About 350 local residents are learning whether their recent blood test results show if they've acquired a mutation found among those who suffer from a rare blood disorder known as polycythemia vera.

A few folks told me last week that their results came in negative. A glimmer of hope.

PV is characterized by a thickening of the blood and related complications.

Results are being mailed out individually to each person who took the test, coordinated by the federal Agency for Toxic Substances and Disease Registry (ATSDR) and the PA Department of Health for residents over age 40 in Schuylkill, Carbon and Luzerne counties.

The testing was done almost two months ago and it sought to identify those with a mutation called JAK2.

The ATSDR also is expected to issue a report summarizing the results.

It's a complicated issue with more questions than answers. But what is known is that JAK2 is found among 90 percent of people with polycythemia vera.

The mutation would appear acquired through something related to the environment or some kind of environmental exposure.

"JAK2 is an acquired mutation," says Dr. Kenneth Orloff of the ATSDR. "You are not born with it."

Although the meaning of a positive test in someone who is well is not known, it is possible that people with this mutation may develop PV later in life. The ATSDR folks say that knowing this mutation is present may help health care providers to more closely monitor a patient's blood count. But at this point there is no cure for PV, only treatment methods.

All of this hubbub came about due to the elevated number of local PV cases. According to reports, the PV blood disorder is being found with alarming frequency in the region.

Statistically, it is expected to appear in one or two people per 100,000 population. However, in one local neighborhood, multiple cases were found along one single street, including two cases in the same household. The cause is unclear at this point, except for the strong suspicion that some type of environmental contamination is the culprit. Some point to human contact with formaldehyde used in foam insulation, and even the presence of radon in homes, as suspected causes.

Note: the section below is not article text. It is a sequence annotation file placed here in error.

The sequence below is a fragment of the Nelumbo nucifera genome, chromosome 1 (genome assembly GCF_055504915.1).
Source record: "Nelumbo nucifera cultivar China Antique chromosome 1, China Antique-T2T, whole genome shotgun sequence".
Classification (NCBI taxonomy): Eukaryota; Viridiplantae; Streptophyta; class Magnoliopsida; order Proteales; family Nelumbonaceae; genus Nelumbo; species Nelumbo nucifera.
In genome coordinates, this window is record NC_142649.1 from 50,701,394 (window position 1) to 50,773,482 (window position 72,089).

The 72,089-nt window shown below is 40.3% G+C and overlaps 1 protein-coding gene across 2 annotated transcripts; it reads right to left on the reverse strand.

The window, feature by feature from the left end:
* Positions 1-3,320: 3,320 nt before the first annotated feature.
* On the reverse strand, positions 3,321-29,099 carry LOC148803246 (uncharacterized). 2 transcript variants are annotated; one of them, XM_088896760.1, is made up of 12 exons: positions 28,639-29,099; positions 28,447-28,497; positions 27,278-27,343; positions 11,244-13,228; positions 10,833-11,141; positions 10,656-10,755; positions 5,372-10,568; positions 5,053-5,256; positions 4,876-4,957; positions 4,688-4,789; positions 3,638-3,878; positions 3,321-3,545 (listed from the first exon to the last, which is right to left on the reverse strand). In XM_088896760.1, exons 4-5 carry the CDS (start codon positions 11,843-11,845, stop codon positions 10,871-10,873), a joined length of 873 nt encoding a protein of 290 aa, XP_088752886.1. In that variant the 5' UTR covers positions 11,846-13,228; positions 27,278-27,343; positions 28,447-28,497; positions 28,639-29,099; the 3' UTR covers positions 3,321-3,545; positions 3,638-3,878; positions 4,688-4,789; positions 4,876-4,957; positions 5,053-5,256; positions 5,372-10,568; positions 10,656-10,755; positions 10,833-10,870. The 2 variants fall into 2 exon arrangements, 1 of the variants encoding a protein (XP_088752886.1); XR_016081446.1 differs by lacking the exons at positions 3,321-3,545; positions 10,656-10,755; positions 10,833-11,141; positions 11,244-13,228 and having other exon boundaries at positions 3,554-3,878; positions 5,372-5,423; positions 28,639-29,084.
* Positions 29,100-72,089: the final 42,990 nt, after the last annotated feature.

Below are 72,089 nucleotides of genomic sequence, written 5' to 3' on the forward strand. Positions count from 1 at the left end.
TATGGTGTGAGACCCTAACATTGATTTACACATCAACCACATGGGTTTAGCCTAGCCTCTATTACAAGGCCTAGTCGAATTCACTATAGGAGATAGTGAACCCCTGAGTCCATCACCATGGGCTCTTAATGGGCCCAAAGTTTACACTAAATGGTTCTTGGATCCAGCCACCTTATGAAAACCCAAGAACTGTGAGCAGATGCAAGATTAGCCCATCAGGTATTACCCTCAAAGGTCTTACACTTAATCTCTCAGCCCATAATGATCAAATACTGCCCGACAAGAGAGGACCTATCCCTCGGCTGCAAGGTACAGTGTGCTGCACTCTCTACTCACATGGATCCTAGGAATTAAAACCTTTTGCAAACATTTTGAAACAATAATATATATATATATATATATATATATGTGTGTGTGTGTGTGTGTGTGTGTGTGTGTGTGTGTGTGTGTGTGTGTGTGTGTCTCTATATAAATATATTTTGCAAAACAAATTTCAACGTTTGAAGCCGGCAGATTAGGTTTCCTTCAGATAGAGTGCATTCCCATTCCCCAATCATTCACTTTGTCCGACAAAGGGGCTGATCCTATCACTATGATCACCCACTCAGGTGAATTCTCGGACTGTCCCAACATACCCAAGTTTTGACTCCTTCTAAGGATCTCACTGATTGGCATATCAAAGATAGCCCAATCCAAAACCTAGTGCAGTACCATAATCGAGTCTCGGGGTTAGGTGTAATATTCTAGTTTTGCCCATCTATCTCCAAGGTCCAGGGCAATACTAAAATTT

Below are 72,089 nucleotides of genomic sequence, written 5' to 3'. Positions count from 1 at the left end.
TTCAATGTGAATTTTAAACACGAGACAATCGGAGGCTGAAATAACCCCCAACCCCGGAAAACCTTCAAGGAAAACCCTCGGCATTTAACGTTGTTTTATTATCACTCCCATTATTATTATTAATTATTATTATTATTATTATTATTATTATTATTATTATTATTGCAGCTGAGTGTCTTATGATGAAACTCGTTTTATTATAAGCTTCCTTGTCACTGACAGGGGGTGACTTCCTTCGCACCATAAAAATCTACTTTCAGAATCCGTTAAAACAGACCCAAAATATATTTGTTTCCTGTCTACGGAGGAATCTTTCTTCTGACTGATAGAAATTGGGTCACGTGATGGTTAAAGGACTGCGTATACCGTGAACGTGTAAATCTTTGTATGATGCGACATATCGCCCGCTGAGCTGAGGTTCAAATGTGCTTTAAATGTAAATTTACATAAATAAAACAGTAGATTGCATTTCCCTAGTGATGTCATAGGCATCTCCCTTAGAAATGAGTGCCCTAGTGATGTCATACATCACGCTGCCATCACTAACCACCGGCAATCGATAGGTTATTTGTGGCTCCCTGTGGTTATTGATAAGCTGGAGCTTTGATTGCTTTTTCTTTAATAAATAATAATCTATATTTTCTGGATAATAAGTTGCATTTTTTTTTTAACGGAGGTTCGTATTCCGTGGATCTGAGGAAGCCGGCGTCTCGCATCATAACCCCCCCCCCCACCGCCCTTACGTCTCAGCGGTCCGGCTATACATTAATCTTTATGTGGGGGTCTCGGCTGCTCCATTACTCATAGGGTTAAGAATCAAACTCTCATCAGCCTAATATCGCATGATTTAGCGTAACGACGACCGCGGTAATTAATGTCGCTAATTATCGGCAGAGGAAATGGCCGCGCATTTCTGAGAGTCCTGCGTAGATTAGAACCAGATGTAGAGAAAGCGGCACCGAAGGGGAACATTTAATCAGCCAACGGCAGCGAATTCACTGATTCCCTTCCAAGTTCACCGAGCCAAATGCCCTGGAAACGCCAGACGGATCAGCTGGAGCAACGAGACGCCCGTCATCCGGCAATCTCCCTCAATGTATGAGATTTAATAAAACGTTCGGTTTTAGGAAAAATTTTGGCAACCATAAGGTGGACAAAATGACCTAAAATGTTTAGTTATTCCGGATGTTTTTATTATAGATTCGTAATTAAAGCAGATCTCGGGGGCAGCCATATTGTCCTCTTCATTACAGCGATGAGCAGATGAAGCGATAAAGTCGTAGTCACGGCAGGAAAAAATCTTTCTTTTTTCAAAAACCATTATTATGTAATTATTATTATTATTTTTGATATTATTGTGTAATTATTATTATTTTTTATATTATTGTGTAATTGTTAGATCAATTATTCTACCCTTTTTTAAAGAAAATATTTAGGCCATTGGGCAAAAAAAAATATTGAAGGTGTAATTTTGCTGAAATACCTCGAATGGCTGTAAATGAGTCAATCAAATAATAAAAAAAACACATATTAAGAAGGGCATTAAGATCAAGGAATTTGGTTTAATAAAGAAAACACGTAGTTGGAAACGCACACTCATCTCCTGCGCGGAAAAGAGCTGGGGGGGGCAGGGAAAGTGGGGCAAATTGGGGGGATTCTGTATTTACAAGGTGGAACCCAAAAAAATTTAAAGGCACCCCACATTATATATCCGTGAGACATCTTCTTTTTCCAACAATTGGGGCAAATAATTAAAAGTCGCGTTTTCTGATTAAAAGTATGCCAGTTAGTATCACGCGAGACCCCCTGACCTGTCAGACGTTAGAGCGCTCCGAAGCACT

I don't know if those two theories are likely.

But I do believe that the high incidence of PV in our area is another example of a breakdown at all levels of government. Just as the current toxic Superfund sites were created under the oversight of government agencies (another breakdown), the emergence of a high number of cases of PV represents failure by government bureaucracies - the Department of Environmental Protection, the earlier Department of Environmental Resources, Health and Human Services, Homeland Security, and on and on.

It seems most public health issues elevate to the point of crisis before the government decides to take action.

It's as if our system of protection is retroactive. It's not based on planning, research, science or medicine. But instead, we allocate tax dollars based on mortality numbers, influenced by prevailing politics, business and special interests. We often won't fix a bridge until X number of people are killed when the bridge collapses. We won't place a traffic light at an intersection until X number of people die there in accidents. Yet we have plenty of 'pro-active money' for city ball parks and pork barrel projects.

Sometimes it appears as though everything is being protected except John Q. Public?

And maybe that's the real reason why we have a polycythemia vera crisis.